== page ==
Food & Drink: Make a reservation at The Waggon Inn. This family restaurant caters for all tastes and budgets. 

    Stay: Kelso

  11. The Kintyre Peninsula Argyll

    The Mull of Kintyre Peninsula at sunset

    © VisitScotland / Paul Tomkins

    The Kintyre Peninsula is home to a long stretch of deserted coastline, perfect for an escape from reality.

    Things to do: The dunes of Machrihanish Bay are a stunning sight and nearby Westport Beach is a haven for surfers thanks to the Atlantic swells. Have you really been to Kintyre without seeing the Mull of Kintyre from the lighthouse?! There’s a handful of golf courses here too, all with incredible coastal views.

    Take the wee ferry to the Isle of Gigha from Tayinloan, which takes just 20 minutes and spend a day wandering across the tiny island.

    Visit Campbeltown for a journey back in time. A peaceful place with three working distilleries, Glen Scotia, Glengyle and Springbank, all of which offer incredible tours telling the story of the region. You can also try a local gin too, the Beinn an Tuirc Distillery produced at Kintyre Gin.

    Food & Drink: Book into The Boathouse for a delectable meal. With a great selection of fresh seafood and recognition from the Michelin Guide five years running, it’ll be a fining dining experience for sure.

    Stay: Campbeltown.

  12. Linlithgow Linlithgow

    Linlithgow Palace and St Michael's Parish Church by Linlithgow Loch

    © VisitScotland / Kenny Lam, all rights reserved

    They say west is best and Linlithgow steps up to the mark. Once known as West Lothian’s county town, this historical gem lies between Edinburgh and Falkirk.

    Things to do: Discover the sights and history of Linlithgow from the water as you take a leisurely cruise down the canal, or if you prefer to stay on dry land, climb up Cockleroy Hill. Country parks are a great way to connect with nature and Beecraigs Country Park offers hours of excitement and exploration. Of course, a visit to Linlithgow wouldn’t be complete without visiting Linlithgow Palace. The palace is currently closed but you can still explore the gatehouse and grounds. Eagle-eyed fans of Outlander might recognise the palace when it made a starring role in the show as Wentworth Prison.

    Travel: Linlithgow is well served by rail routes connecting with Edinburgh, Glasgow, Falkirk, Stirling and Cumbernauld.

    Food & Drink: Featuring in the Michelin Guide, find your favourite dishes under one roof at The Champany Inn. From succulent cuts of steak, mouth-watering burgers and delicious desserts, you’ll be spoiled for choice!

    Stay: Linlithgow

  13. Isle of Hoy Orkney

    The path back to Rackwick from the Old Man Of Hoy.

    © VisitScotland / Colin Keldie

    Hoy is a unique part of the archipelago. It might remind you more of the north Highlands than the other Orkney isles, with tall cliffs, sandy bays and heathery hills all around.

    Things to do: It’s most famous for the iconic sea stack, the Old Man of Hoy, which stands at 137 m. You can see it along a three-hour round trip walk from the spectacular Rackwick Bay.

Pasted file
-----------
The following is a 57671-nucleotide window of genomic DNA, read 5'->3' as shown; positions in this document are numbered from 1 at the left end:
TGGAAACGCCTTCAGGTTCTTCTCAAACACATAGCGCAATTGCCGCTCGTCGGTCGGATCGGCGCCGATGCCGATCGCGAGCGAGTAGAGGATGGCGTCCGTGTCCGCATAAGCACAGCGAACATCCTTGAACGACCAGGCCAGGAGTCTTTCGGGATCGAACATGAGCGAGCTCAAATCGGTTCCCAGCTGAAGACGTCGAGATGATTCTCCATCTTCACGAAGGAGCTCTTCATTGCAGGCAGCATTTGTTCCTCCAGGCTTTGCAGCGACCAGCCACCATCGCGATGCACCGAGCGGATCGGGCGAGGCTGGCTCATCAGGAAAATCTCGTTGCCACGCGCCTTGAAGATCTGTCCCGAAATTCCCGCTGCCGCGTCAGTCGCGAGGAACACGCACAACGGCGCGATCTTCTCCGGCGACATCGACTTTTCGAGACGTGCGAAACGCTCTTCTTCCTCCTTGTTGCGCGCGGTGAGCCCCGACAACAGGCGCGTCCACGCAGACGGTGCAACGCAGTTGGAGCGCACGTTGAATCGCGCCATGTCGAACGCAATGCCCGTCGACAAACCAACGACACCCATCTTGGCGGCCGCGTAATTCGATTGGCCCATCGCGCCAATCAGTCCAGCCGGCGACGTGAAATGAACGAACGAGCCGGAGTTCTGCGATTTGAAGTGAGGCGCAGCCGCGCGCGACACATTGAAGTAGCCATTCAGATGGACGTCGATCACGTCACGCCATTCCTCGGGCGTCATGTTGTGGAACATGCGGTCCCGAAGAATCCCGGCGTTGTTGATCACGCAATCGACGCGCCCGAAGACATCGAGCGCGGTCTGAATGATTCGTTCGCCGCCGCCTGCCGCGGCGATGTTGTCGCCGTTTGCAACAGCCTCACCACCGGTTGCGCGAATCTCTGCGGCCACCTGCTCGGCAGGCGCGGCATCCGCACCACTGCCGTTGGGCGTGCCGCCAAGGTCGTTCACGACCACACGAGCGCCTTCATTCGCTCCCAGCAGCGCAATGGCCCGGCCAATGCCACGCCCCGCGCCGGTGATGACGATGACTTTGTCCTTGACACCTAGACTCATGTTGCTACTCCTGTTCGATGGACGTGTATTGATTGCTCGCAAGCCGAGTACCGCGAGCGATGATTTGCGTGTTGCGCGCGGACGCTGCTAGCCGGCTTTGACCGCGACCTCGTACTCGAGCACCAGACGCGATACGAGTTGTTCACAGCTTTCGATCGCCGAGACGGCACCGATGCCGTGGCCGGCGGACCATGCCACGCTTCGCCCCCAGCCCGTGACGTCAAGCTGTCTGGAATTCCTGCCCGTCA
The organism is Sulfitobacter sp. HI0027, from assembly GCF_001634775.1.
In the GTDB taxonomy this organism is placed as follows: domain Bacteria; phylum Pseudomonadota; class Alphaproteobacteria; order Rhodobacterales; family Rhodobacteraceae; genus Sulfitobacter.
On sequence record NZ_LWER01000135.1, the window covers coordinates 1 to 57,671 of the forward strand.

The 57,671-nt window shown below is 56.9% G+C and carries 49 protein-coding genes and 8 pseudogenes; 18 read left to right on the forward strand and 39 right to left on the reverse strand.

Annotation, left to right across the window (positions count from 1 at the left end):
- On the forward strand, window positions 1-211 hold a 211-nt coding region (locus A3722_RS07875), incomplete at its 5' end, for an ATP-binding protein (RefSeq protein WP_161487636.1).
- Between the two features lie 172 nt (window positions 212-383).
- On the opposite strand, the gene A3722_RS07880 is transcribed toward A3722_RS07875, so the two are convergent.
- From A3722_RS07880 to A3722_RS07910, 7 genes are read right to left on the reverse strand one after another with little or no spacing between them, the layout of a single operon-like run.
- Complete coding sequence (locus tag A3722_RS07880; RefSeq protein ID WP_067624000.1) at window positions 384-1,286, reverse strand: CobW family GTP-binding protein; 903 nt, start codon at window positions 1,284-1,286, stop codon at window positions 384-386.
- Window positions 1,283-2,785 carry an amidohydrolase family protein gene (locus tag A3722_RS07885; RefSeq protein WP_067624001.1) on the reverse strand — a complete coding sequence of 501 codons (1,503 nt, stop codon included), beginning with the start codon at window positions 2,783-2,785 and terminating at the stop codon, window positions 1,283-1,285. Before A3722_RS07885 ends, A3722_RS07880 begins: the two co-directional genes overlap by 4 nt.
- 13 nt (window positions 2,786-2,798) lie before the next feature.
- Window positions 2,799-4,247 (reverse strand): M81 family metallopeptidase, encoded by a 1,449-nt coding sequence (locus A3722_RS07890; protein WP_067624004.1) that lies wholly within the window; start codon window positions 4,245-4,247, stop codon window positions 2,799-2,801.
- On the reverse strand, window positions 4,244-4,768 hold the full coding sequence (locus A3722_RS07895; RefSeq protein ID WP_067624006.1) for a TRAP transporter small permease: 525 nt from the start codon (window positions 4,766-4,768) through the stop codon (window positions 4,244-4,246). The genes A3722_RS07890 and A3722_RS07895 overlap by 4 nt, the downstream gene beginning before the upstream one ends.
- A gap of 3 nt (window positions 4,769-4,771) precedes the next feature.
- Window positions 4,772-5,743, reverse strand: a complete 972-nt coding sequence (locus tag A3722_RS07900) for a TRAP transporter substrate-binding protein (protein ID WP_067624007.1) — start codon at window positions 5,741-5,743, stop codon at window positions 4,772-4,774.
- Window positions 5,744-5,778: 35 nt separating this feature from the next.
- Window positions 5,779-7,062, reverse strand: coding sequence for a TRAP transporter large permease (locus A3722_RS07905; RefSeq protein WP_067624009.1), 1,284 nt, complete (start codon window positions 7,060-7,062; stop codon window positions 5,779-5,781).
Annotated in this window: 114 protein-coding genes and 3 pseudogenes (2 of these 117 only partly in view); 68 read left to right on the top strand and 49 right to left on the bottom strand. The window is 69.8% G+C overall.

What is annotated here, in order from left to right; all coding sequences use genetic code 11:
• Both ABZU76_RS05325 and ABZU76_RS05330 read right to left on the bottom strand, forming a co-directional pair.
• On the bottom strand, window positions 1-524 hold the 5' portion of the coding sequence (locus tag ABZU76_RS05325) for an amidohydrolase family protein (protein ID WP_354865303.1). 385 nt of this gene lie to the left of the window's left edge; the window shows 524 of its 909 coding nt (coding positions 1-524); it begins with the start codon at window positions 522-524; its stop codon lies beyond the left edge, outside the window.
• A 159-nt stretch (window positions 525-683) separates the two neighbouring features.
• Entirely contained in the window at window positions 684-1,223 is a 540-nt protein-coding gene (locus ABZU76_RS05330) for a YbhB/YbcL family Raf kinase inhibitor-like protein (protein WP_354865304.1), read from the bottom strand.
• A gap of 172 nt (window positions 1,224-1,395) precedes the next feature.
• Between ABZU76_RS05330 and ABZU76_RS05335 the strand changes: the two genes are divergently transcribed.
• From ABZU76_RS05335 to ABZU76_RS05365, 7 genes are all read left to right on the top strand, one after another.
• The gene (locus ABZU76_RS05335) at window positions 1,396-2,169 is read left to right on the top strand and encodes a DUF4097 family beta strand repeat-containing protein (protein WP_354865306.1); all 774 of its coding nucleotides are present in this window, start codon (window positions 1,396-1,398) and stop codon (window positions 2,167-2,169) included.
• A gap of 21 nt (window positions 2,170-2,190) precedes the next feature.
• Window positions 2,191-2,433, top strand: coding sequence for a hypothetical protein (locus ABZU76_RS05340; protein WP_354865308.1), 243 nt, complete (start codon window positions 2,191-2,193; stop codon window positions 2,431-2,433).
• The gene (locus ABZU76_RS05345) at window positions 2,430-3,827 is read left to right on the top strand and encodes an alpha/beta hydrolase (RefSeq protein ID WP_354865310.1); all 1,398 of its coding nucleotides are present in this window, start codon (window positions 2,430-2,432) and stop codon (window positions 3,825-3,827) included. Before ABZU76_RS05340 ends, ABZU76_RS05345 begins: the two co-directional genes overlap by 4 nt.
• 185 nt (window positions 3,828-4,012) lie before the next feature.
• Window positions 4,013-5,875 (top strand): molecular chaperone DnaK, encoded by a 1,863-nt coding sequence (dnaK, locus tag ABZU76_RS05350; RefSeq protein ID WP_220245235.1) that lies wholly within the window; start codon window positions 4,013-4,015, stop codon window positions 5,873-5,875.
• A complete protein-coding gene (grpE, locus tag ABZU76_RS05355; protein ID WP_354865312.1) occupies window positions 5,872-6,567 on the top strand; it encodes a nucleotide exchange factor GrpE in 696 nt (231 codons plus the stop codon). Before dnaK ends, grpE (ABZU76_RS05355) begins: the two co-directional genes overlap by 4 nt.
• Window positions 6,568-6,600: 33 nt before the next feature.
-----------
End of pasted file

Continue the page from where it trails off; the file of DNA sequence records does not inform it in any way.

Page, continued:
Berriedale Wood can be found in amongst the towering hills of Hoy, a unique and special place to visit at all times of the year. Head into this hidden gully to find various species including downy birch, rowan, aspen and willow, and all kinds of wildlife too. The dramatic summits of Ward Hill and the Cuilags stand in stark contrast to the rest of Orkney, and can be seen from almost anywhere on the Orcadian mainland.

    The Dwarfie Stane is a huge boulder, left behind by a glacier, found in a deep valley and dating back to the last Ice Age. Remember to look up to spot nesting white-tailed eagles.

    Food & Drink: Stop by Emily’s Tearoom & Ice Cream Parlour for delicious homemade cakes and treats.

    Stay: Hoy or Stromness (for day trips)

  14. Unst Shetland

    Belmont House, & Wick of Belmont, Island of Unst, Shetland

    © VisitScotland / Paul Tomkins, all rights reserved.

    Away from it all, Unst offers an island escape like no other. Rich with Viking history and folklore, it is thought to be the first island where the Vikings landed when they sailed west, with tales of battles with the local Pictish folk before settlement began. There are over 60 Viking longhouses across the island, making it one of the richest Viking sites in Europe.

    Things to do: You’ll see giant cliffs, sea stacks and sheltered bays which create a great home for a range of seabirds. Out at sea, you might see seals, porpoises and even whales. Take a coastal walk along the cliffs of the National Nature Reserve of Hermaness, one of the best places to see puffins up close. Don’t miss the most famous bus stop in the world, carefully decorated inside. You’ll find the most northerly distillery on Unst. Visit the Saxa Vord Distillery and try some Shetland whisky or the Shetland Reel Simmer Dim Gin

    Food & Drink: Stop by Victoria's Vintage Tea Rooms for tea and cake. Indulge in delicious chocolate brownies, freshly made scones and Victoria sponge, using only the best ingredients.

    Stay: Unst or Yell (for day trips)